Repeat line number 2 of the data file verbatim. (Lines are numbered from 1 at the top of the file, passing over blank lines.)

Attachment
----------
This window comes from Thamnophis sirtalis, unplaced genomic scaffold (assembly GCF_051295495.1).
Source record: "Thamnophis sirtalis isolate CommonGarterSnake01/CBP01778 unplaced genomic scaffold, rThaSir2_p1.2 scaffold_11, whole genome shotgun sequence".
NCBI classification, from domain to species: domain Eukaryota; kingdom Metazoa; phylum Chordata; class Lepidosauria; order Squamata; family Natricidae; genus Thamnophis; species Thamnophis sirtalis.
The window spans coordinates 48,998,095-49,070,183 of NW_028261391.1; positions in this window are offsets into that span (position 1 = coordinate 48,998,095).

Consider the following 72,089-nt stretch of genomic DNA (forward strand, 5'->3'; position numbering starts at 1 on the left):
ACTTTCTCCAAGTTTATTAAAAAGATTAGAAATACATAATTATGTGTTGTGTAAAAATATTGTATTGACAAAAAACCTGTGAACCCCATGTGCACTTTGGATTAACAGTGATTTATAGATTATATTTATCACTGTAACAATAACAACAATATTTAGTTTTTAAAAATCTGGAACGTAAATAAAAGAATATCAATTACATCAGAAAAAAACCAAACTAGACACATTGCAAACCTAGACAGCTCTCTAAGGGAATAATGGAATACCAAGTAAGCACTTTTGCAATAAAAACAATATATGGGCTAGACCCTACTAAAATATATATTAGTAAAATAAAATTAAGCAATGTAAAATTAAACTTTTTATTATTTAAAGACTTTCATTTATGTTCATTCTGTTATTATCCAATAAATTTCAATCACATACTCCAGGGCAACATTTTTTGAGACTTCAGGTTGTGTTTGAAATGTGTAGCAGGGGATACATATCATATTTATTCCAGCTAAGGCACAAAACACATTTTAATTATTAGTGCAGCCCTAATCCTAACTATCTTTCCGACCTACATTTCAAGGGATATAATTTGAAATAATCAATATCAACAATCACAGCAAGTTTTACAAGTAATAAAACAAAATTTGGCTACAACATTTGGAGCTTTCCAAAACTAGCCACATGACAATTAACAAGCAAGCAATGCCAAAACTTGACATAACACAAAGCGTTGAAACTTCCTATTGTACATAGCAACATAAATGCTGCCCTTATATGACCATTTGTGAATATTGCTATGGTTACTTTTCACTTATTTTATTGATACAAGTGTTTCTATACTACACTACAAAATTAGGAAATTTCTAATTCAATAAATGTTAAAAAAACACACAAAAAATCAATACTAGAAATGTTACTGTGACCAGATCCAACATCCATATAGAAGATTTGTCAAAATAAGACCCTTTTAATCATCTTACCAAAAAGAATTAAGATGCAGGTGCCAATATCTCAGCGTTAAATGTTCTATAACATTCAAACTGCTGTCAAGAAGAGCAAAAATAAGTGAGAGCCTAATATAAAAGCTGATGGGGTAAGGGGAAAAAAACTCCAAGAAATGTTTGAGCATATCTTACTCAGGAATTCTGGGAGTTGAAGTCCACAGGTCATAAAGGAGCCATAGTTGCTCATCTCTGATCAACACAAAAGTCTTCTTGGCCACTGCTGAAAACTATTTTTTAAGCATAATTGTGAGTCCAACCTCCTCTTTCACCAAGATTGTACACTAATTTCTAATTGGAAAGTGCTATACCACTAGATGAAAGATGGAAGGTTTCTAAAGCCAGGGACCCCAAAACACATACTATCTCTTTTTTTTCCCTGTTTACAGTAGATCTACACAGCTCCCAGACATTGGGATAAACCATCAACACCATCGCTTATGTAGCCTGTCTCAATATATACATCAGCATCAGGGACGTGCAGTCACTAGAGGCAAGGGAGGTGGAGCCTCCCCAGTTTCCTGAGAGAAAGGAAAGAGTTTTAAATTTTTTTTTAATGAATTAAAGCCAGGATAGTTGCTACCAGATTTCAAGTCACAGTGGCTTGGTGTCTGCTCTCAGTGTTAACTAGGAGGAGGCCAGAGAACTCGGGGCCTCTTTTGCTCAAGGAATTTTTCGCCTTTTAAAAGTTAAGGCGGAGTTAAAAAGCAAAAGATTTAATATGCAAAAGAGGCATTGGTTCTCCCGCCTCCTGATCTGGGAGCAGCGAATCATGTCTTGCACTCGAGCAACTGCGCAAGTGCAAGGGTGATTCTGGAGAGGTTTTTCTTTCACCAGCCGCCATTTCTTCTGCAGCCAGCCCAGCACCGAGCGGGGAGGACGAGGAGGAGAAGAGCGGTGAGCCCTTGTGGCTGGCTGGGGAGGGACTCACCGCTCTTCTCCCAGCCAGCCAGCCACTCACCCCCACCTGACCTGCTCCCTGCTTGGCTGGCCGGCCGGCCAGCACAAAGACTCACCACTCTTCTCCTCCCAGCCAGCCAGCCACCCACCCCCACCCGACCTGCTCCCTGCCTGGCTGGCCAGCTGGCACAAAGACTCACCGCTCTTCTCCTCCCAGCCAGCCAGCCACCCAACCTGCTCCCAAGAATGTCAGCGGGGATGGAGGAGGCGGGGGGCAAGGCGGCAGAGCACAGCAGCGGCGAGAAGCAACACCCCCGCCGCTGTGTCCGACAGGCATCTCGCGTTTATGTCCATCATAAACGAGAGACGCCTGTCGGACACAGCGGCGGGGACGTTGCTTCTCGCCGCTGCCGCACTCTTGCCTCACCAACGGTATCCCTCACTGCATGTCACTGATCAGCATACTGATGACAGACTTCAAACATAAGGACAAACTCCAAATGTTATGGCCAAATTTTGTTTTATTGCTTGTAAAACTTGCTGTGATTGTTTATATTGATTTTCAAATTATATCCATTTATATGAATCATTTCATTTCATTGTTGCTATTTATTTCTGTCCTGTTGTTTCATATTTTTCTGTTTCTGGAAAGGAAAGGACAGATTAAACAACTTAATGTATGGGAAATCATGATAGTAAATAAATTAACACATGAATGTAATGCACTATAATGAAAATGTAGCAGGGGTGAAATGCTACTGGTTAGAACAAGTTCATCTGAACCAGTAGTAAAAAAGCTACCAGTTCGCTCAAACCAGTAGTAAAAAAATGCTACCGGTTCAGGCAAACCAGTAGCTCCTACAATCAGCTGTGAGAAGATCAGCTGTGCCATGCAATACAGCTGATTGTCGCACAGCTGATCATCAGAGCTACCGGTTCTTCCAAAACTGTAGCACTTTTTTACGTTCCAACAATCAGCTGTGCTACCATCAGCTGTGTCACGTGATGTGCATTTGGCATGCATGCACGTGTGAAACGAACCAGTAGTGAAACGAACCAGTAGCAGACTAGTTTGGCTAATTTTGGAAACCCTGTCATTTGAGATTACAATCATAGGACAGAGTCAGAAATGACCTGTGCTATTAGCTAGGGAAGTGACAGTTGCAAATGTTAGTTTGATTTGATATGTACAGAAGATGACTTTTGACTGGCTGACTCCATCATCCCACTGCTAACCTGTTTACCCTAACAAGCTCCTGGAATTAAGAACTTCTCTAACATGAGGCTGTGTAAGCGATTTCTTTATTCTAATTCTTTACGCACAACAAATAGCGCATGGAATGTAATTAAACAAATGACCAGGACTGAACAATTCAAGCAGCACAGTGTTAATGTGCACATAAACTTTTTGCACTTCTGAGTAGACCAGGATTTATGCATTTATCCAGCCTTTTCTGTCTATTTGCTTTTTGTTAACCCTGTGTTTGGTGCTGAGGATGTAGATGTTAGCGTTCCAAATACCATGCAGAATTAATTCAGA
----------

Source record: "Thamnophis sirtalis isolate CommonGarterSnake01/CBP01778 unplaced genomic scaffold, rThaSir2_p1.2 scaffold_11, whole genome shotgun sequence".